January 23, 2015

10-Minute Marketing: write a case study

Filed under: 10-Minute Marketing — Tags: , , , — lidia @ 12:15 pm

10-Minute-Marketing: write a case studyI know some people avoid writing case studies, but personally I love them. They are a great way to document project details and results (trust me, you will eventually forget them otherwise) They help share your expertise and allow clients and prospects to see how you can help them.

Case studies should include client background, the challenge, your solution and results. They can be included in a marketing piece you send to prospects or added to your website or blog. See an example of one of my case studies on my blog.

This week’s 10-Minute Marketing task:

Write a case study for one of your projects.  

TIP: keep your writing focused on the client, not yourself. See this article from Ed Gandia for super useful case study writing tips.

10-Minute Marketing is a weekly series featuring short, easy-to-accomplish marketing tasks. Follow along with past posts here.

 

October 24, 2014

10-Minute Marketing: list your marketing essentials

10-Minute Marketing: list your marketing essentialsIf you are on my mailing list, you saw my recent newsletter about marketing essentials. What are marketing essentials?

The marketing channels that bring you the most return on your investment of money and especially, time. With so many ways to market yourself—and so little time—it’s best to focus on a few marketing techniques that are working, instead of trying to do it all.

Potential marketing essentials:

  1. Website
  2. Email newsletter
  3. Social media
  4. Content marketing
  5. Printed materials
  6. Cold calling (or emailing)
  7. Networking

This week’s 10-Minute Marketing task:

Write down your top 3 marketing essentials and post it on your office wall.

10-Minute Marketing is a weekly series featuring short, easy-to-accomplish marketing tasks. Follow along with past posts here.

June 3, 2014

Round-up: kicking LinkedIn up a notch

Filed under: Marketing & Promotion,Networking,Round-up — Tags: , , — lidia @ 10:00 am

This week’s round-up features my latest obsession: LinkedIn. I never thought much about my profile, however after talking with a marketing coach, I decided to revamp mine and use it more actively—and found lots of great resources along the way.

  1. 10 Insights: How to Use LinkedIn to Build Business Success Faster than Your Competitors [Jeffbullas’s Blog]
  2. How to Use LinkedIn as an Effective Prospecting Tool [Smarter Freelancing Podcast]
  3. How to Attract Great Clients With LinkedIn [Smarter Freelancing Podcast]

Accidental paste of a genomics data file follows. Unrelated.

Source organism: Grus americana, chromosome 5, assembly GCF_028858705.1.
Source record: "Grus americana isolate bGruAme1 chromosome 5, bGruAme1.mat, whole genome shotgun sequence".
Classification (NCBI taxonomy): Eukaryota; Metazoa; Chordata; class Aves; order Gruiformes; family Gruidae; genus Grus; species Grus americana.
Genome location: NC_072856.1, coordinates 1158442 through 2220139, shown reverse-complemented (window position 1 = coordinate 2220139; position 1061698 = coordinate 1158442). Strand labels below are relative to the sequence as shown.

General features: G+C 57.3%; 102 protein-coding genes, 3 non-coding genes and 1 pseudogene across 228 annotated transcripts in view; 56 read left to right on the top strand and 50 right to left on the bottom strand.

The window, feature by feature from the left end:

4. How I Used LinkedIn to Get a 41 percent Response Rate and 6 New Clients [biznik]
  5. How to Create a Compelling & Optimized LinkedIn Profile [Top Dog Social Media]
  6. Build a Killer LinkedIn Profile | Think-n-Drink, Chicago – LIVE EVENT TONIGHT 6/3

Have you found ways to maximize LinkedIn? Share your success stories.

Our Round-Up features useful business tidbits we’ve collected. See past Round-Ups here.

March 21, 2014

10-Minute Marketing: write your positioning statement

Filed under: 10-Minute Marketing — Tags: , , , , — lidia @ 1:59 pm

10-Minute Marketing: write your positioning statementYour positioning statement, also known as your USP (unique selling point) tells people the “what” and “who” of your business.

It’s a crucial part of your branding and marketing. I refer to mine before doing any type of marketing outreach, i.e. drafting website copy, writing a blog post or planning a marketing campaign. It should be basic and straightforward, without any industry jargon.

Your positioning statement can be broken down into the following:

  1. Your unique service or product
  2. Who you provide it for

10-Minute Marketing task:

Write your positioning statement

Example:

  • Wharton Business School: The only business school that trains managers who are global, cross-functional, good leaders, and leveraged by technology. (via dummies.com)
  • typebaby: typebaby is a line of baby & kids apparel for urban parents that lets kids share their personality type through typography.

10-Minute Marketing is a weekly series featuring short, easy-to-accomplish marketing tasks. Follow along with past posts here.

March 12, 2014

Marketing tip: decide who you will NOT target.

Filed under: Marketing & Promotion — Tags: , , — lidia @ 5:07 pm

A key part of marketing is deciding whom you will NOT target.

From Tips & Traps for Marketing Your Business Tips and Traps for Marketing Your Business by Scott Cooper , Fritz Grutzner and Birk Cooper

March 7, 2014

10-Minute Marketing: Write your vision statement

Filed under: 10-Minute Marketing — Tags: , , , — lidia @ 10:00 am

10-Minute Marketing: write your vision statement [Biz Mama blog]Your vision statement captures the passion and future plans you have for your business. As this Forbes.com post says, it answers the question: “What’s the best you can be?

It may seem complicated, but you can break it down into the following: who (customers), what (product or service), where (region) and why (your passion/vision).

Why write a vision statement?  It serves as a guide for how your company presents itself in daily business and marketing activities—as well as long-term goals. It’s not just for start-ups; it should evolve as your business grows.

Your 10-Minute Marketing task:

Write your vision statement.

Example – Whole Foods
Our motto—Whole Foods, Whole People, Whole Planet — emphasizes that our vision reaches beyond food retailing [why]. In fact, our deepest purpose as an organization is helping support the health, well-being, and healing [what] of both people [who] — customers, Team Members, and business organizations in general — and the planet [where].

Need inspiration? Google your favorite company + vision statement for ideas.

10-Minute Marketing is a weekly series featuring short, easy-to-accomplish marketing tasks. Follow along with past posts here.

December 6, 2012

Industy Insider: Ilise Benun of Marketing Mentor

Filed under: Industry insider — Tags: , , , , , , — lidia @ 10:59 am

Industry InsiderIlise Benun of Marketing Mentor is an author, consultant, speaker, founder of Marketing-Mentor.com and co-producer of CFC: the business conference for the creatively self-employed.

Through one-on-one mentoring, she provides practical guidance, accountability and a sounding board to creative professionals who are serious about growing their creative business. She also speaks internationally to trade groups and students. Her books include “The Designer’s Guide to Marketing and Pricing,” “Stop Pushing Me Around: A Workplace Guide for the Timid, Shy and Less Assertive,” “The Creative Professional’s Guide to Money.